What you'll learn in this article
This article describes how a Shared account is owned, and what that means from a legal perspective. The information you'll find here is super important, and it's a good idea to read through it before opening a Shared account.
Who "owns" a Shared account?
Brace yourself: we’ve got some important legal information to share with you, and it’s going to involve some alarming hypotheticals. We hate to be a downer, but preparing for the unexpected is a key part of smart financial planning.
To help prevent these hypotheticals, we recommend opening a Shared account only with someone you know and trust completely. Take the time to talk about your financial histories and the way you’re planning to use the Shared account before opening it.
Who can withdraw funds from a Shared Account?
Simple Shared accounts are co-owned; each of the joint owners has the legal right to all the funds in the account and the ability to close it without the other owner’s permission.
If you open a Shared account, and the other account owner withdraws all the funds, Simple is not able to pull the money back or cancel any payments and transfers. (Though you might be able to recover the funds by taking legal action.)
What if a Shared Account balance is negative, or one owner owes money?
Both account owners are responsible for any negative balance in a Shared account, and they’ll both be liable if the account is closed for that negative balance or fraud. Plus, Simple can offset a Shared account’s negative balance by pulling funds from either person’s individual account, even if they weren’t the one to draw the Shared account negative.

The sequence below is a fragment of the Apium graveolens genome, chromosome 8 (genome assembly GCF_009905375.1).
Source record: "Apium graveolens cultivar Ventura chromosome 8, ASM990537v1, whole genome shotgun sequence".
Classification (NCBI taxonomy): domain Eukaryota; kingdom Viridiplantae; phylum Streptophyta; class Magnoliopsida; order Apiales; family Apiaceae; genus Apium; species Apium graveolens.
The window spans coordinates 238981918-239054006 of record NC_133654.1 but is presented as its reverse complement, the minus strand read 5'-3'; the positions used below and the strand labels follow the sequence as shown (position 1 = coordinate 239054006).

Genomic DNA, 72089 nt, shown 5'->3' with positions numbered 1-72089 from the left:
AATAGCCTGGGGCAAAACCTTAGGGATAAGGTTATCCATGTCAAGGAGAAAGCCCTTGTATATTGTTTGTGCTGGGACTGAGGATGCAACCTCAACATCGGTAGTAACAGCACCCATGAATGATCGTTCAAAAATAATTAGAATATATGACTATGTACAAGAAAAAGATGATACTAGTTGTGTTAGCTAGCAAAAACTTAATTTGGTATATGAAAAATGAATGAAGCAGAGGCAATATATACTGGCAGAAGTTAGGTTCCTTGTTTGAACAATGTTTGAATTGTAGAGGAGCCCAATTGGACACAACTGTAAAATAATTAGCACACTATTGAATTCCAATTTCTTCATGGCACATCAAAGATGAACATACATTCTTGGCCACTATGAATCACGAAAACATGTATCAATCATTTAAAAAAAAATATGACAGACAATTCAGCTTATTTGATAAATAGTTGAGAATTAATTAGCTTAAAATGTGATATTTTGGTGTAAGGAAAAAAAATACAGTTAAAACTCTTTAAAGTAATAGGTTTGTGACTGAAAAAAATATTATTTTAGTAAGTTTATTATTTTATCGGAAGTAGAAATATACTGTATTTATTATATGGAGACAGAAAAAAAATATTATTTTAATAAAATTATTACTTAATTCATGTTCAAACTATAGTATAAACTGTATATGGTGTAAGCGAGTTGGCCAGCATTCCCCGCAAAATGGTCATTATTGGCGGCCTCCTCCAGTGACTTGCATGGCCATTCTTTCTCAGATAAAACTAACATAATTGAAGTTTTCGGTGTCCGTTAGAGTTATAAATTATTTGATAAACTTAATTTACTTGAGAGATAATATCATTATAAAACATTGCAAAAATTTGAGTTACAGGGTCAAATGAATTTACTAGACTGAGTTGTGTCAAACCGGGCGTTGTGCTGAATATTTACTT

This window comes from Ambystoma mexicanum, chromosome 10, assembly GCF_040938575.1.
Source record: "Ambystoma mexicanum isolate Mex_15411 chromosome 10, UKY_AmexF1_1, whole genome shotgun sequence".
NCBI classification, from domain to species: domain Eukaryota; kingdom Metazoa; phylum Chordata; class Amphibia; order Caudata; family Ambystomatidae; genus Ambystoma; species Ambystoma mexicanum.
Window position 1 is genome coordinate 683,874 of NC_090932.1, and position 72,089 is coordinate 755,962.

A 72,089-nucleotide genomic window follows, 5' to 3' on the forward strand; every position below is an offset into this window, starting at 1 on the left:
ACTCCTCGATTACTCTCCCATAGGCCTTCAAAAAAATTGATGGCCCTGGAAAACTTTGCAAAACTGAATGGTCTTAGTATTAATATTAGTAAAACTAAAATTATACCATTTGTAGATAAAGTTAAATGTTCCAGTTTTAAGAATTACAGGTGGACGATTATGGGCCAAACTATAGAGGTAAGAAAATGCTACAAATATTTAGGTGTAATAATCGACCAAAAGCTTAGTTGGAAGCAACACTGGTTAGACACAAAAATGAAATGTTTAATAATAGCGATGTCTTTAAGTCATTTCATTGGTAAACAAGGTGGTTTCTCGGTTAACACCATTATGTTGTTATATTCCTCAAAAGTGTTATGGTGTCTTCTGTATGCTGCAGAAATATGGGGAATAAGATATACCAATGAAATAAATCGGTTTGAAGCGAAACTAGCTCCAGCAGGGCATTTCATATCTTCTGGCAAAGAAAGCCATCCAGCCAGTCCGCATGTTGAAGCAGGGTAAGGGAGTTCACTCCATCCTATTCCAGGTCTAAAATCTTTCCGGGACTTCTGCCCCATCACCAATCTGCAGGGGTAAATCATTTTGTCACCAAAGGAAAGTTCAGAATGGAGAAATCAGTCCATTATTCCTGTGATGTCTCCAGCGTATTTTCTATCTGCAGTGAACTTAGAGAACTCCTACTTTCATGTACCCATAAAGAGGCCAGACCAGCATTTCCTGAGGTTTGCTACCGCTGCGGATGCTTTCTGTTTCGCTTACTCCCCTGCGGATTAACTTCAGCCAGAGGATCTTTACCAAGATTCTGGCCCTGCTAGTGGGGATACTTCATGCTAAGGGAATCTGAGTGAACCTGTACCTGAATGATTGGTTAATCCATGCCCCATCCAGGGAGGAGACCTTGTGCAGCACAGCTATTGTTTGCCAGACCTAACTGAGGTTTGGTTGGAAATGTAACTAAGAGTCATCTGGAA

Co-ownership also means that the account is subject to levies or garnishments for both owners; if a creditor or governmental agency has a valid levy or garnishment order, the entire balance of the account can be frozen and given to the creditor (even if the order only applies to one account holder).
What if something happens to one person on a shared account?
All Simple Shared accounts are opened as joint accounts with Right of Survivorship. This means that if one of the people on the account dies, their right to the funds in the account immediately transfers to the other account owner (not to the estate of the deceased owner). If you have an end of life document, it’s a good idea to talk to a Trusts and Estates attorney before opening a Simple Shared account.